||Evaluation of wave drag on bottlenose dolphin Tursiops truncatus from swimming effort
Akiyama, Yu ,
Matsuda, Yoshio ,
Sakurai, NatsukoSato, Katsufumi
46 , 2015-07 , International Coastal Research Center, Atmosphere and Ocean Research Institute, the University of Tokyo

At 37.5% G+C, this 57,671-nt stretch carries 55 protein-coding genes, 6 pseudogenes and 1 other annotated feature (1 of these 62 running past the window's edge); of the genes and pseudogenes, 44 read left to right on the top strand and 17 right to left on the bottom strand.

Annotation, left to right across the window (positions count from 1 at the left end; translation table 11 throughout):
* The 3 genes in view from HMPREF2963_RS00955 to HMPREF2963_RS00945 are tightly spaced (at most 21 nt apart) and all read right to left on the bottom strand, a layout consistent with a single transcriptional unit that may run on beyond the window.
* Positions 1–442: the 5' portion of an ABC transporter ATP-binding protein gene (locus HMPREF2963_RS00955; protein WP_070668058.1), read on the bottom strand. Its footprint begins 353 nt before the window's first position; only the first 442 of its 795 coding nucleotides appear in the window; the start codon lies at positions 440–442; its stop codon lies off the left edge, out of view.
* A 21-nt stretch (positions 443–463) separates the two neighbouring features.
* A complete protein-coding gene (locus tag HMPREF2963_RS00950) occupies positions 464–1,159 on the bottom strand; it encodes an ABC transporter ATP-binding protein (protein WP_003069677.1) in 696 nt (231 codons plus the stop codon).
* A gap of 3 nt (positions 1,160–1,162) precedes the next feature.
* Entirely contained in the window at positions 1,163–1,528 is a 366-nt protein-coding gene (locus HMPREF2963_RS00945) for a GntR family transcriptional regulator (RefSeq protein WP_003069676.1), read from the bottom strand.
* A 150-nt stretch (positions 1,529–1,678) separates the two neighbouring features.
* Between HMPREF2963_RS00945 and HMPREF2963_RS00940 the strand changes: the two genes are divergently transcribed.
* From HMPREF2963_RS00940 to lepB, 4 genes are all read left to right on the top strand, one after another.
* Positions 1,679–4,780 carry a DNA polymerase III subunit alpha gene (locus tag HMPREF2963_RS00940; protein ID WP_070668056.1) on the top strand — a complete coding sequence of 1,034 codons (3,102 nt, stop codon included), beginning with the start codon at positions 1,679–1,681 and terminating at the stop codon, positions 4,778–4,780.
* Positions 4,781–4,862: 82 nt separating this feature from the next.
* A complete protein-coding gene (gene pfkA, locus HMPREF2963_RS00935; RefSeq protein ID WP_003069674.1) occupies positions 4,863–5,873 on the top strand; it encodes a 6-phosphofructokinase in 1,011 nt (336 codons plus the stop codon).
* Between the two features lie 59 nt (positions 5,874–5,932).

When animals move across the water surface, they push out surrounding water, creating waves. This work of wave formation is considered the largest drag component at the water surface and is known as wave drag. In order to avoid wave drag, most marine mammals travel submerged over longer distances and minimize the time spent swimming at the surface. We attached an accelerometer to a trained bottlenose dolphin and evaluated the effect of wave drag from the dolphin's swimming speed and stroking efforts such as stroke frequency and body amplitude. We found that the body amplitude was significantly larger at the surface than at a depth of 3 m within a given speed range; however, the difference was not clear enough to quantitatively evaluate the effect of wave drag. The reasons might be due to the limited size of the pool used in this study. Thus a more controlled experiment with longer swimming distance, a deeper pool, and better control of the dolphin's swimming speed is required to further our understanding of the effect of wave drag on dolphins.